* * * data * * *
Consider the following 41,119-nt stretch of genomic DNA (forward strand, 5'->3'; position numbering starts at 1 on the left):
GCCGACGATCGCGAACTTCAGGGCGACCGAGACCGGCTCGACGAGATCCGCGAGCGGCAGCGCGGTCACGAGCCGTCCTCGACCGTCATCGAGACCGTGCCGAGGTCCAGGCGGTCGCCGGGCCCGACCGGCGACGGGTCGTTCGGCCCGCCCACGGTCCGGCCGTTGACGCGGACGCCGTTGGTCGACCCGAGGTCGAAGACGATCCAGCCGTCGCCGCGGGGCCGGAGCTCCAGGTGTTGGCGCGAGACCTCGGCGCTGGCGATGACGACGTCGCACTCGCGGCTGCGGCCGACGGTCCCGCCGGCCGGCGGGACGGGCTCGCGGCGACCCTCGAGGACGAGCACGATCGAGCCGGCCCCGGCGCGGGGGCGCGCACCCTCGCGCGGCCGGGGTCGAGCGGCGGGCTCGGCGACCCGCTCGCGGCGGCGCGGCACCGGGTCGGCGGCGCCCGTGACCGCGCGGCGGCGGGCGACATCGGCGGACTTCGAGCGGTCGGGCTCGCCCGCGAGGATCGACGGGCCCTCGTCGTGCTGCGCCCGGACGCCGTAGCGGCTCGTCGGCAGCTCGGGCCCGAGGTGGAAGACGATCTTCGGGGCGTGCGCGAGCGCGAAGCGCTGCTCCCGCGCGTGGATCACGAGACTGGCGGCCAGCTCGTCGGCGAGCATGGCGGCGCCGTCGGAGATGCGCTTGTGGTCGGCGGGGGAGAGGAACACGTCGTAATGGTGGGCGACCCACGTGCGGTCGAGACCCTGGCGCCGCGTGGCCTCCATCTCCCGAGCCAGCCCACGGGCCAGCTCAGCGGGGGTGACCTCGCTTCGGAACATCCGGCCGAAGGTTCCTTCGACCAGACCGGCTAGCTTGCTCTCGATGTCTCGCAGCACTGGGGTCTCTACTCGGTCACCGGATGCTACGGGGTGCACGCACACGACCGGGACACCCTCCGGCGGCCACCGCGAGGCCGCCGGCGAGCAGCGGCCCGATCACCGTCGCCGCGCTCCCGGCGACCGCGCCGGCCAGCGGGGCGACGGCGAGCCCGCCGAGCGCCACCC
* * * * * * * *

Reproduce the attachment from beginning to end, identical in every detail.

Consider the following 41,119-nt stretch of genomic DNA (forward strand, 5'->3'; position numbering starts at 1 on the left):
GCCGACGATCGCGAACTTCAGGGCGACCGAGACCGGCTCGACGAGATCCGCGAGCGGCAGCGCGGTCACGAGCCGTCCTCGACCGTCATCGAGACCGTGCCGAGGTCCAGGCGGTCGCCGGGCCCGACCGGCGACGGGTCGTTCGGCCCGCCCACGGTCCGGCCGTTGACGCGGACGCCGTTGGTCGACCCGAGGTCGAAGACGATCCAGCCGTCGCCGCGGGGCCGGAGCTCCAGGTGTTGGCGCGAGACCTCGGCGCTGGCGATGACGACGTCGCACTCGCGGCTGCGGCCGACGGTCCCGCCGGCCGGCGGGACGGGCTCGCGGCGACCCTCGAGGACGAGCACGATCGAGCCGGCCCCGGCGCGGGGGCGCGCACCCTCGCGCGGCCGGGGTCGAGCGGCGGGCTCGGCGACCCGCTCGCGGCGGCGCGGCACCGGGTCGGCGGCGCCCGTGACCGCGCGGCGGCGGGCGACATCGGCGGACTTCGAGCGGTCGGGCTCGCCCGCGAGGATCGACGGGCCCTCGTCGTGCTGCGCCCGGACGCCGTAGCGGCTCGTCGGCAGCTCGGGCCCGAGGTGGAAGACGATCTTCGGGGCGTGCGCGAGCGCGAAGCGCTGCTCCCGCGCGTGGATCACGAGACTGGCGGCCAGCTCGTCGGCGAGCATGGCGGCGCCGTCGGAGATGCGCTTGTGGTCGGCGGGGGAGAGGAACACGTCGTAATGGTGGGCGACCCACGTGCGGTCGAGACCCTGGCGCCGCGTGGCCTCCATCTCCCGAGCCAGCCCACGGGCCAGCTCAGCGGGGGTGACCTCGCTTCGGAACATCCGGCCGAAGGTTCCTTCGACCAGACCGGCTAGCTTGCTCTCGATGTCTCGCAGCACTGGGGTCTCTACTCGGTCACCGGATGCTACGGGGTGCACGCACACGACCGGGACACCCTCCGGCGGCCACCGCGAGGCCGCCGGCGAGCAGCGGCCCGATCACCGTCGCCGCGCTCCCGGCGACCGCGCCGGCCAGCGGGGCGACGGCGAGCCCGCCGAGCGCCACCC